For small-business owners, consistent networking and the business leads that come from those efforts are key to spreading the word about your product or service. Few activities are more powerful and likely to result in increased business than connecting in person with other business owners or potential clients.
However, as Meredith Wood, an OPEN Forum community member and director of community relations for Funding Gates, points out, “It’s easy to waste your time networking in unrewarding places. Where have you found to be the most rewarding places to network with other small-business owners?”
Fortunately, a variety of in-person networking opportunities exist. Consider checking out some of these meetings and events recommended by OPEN Forum members.
BNI (Business Networking International)
Founded in 1985, this international business networking organization has 150,000 members. Members meet weekly to share referrals and increase exposure, which can be profitable. Mike Adray, president of Adray's VP Handyman, joined his local BNI chapter in late 2010 and has found the group to be especially profitable for his business.
“I’ve received several referrals that exceeded $10,000, and my largest referral to date was $19,000,” says Adray, noting that he also passed on a referral for $70,000 to another member.
Chamber of Commerce
Don’t overlook your local chamber of commerce. Most chambers host networking events designed to bring small-business owners together with each other and the community. Visit the website of your local chamber or give them a call and get a list of upcoming events, such as mixers and trade shows, the latter of which gives you a chance to showcase your business.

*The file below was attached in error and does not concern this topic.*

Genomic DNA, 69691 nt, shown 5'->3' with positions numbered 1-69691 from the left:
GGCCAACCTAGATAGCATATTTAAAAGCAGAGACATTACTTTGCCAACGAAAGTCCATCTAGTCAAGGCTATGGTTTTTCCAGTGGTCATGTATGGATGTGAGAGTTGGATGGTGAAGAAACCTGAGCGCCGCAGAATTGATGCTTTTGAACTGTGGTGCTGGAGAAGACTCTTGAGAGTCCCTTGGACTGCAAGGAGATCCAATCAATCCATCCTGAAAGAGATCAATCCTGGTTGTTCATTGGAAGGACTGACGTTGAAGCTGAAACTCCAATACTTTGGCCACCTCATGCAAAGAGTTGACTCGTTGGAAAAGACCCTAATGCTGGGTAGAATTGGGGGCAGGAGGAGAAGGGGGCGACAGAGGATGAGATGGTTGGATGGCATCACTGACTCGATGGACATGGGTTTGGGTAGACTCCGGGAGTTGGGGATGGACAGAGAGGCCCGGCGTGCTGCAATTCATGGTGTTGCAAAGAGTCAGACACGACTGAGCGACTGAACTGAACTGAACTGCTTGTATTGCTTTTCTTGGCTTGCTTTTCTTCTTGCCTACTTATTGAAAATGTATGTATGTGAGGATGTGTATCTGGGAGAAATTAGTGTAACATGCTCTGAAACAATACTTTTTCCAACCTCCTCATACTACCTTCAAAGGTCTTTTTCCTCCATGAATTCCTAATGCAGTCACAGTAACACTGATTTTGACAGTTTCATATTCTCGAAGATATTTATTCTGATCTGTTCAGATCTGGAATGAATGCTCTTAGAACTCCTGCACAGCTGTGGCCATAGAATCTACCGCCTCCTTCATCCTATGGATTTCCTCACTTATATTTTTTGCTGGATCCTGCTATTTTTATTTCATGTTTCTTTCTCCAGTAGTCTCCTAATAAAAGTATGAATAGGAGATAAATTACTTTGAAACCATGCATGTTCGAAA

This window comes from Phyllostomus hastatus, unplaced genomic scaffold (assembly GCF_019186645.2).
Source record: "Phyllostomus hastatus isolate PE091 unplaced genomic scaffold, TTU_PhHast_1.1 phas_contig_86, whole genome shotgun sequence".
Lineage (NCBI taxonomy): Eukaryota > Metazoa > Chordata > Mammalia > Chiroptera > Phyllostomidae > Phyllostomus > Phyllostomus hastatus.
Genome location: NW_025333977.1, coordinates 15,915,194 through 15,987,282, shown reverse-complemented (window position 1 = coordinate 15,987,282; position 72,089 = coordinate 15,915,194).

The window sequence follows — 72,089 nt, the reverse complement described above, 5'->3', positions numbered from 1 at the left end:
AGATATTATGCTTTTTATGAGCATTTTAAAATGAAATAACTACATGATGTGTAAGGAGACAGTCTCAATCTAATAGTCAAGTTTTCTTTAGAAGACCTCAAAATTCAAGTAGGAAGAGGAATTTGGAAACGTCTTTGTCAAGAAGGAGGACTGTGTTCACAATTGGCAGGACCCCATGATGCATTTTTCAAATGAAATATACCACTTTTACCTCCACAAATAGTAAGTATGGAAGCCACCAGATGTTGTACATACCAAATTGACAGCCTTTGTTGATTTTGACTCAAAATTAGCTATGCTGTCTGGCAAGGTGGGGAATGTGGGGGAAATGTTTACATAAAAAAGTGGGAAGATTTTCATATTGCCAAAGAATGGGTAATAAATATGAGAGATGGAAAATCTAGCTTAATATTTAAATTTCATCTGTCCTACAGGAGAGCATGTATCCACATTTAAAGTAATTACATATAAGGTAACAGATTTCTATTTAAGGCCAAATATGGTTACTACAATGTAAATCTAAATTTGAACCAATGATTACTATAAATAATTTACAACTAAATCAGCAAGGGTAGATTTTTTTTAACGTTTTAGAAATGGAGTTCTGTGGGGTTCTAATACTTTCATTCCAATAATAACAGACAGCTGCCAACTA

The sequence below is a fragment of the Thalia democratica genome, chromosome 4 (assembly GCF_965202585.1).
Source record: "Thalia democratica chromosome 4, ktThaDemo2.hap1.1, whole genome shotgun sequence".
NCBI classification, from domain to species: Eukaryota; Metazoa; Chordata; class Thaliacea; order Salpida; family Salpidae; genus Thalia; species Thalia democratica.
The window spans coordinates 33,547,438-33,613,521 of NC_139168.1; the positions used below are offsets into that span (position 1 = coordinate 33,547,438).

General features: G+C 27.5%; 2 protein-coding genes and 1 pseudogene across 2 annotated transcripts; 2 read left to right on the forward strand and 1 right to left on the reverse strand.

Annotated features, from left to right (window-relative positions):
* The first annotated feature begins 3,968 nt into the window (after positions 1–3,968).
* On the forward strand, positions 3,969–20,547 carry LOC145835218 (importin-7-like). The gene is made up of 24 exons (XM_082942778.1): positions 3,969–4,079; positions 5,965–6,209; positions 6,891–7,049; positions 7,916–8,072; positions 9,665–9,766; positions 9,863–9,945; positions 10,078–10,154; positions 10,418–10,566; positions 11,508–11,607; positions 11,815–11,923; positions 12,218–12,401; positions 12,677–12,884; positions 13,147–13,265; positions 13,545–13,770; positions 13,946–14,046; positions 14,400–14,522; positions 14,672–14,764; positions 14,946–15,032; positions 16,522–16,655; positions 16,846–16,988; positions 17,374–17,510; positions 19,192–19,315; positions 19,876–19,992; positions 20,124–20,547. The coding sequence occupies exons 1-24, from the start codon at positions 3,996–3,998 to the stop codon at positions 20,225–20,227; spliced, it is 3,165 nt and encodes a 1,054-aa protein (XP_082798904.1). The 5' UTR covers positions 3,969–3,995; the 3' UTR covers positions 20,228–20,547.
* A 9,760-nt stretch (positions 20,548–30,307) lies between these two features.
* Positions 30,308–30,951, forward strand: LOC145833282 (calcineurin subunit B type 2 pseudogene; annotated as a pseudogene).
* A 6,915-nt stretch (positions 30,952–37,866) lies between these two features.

Besides being a ticket-purchasing portal, this website lists local events, including those of interest to small-business owners. You can access the events on the “Find Events” tab and further narrow your search by looking up small-business events near you.
Community member Andria Younger, founder of Cre8iv Branding, often attends business-oriented events she finds on Evenbrite.com and Meetup.com. “I have found [both sites] to be a great resource for networking opportunities,” Younger says. “Your competition is hanging out at the same events and conferences. Breakout from your competition and look for opportunities to connect to people in a fun social environment. Where does your target market like to hangout for fun?”
An international business networking organization dedicated to sharing personal referrals, this company has assisted more than 120,000 members to increase business through word-of-mouth advertising since 1978.
This organization is well known as a conduit for those looking for fun social groups, such as hiking and dancing, but the organization also publicizes a wide variety of business-oriented groups, such as for those interested in public relations, real estate, digital marketing and networking. It also has a site dedicated to small-business Meetup groups.
Sponsored by the U.S. Small Business Administration, SCORE (Service Corps of Retired Executives) is a nonprofit mentoring program that has been around since 1964. The organization consists of more than 13,000 volunteers who offer mentoring assistance.
Since its inception, nearly 10 million Americans have used SCORE's services. There are 348 chapters throughout the U.S. Each chapter is comprised of accomplished and experienced entrepreneurs and business owners who are trained as business counselors and volunteer their time to mentor entrepreneurs and small-business owners who are just starting a business or wish to work on their existing business.
Though their direct intent is not to build business, organizations that strive to make the world a better place, such as Kiwanis International and Rotary International, end up offering vast networking opportunities. Joining such organizations offers the chance to build your business and volunteer your time.
A freelancer since 1985, Julie Bawden-Davis has written for many publications, including Entrepreneur, Better Homes & Gardens and Family Circle.
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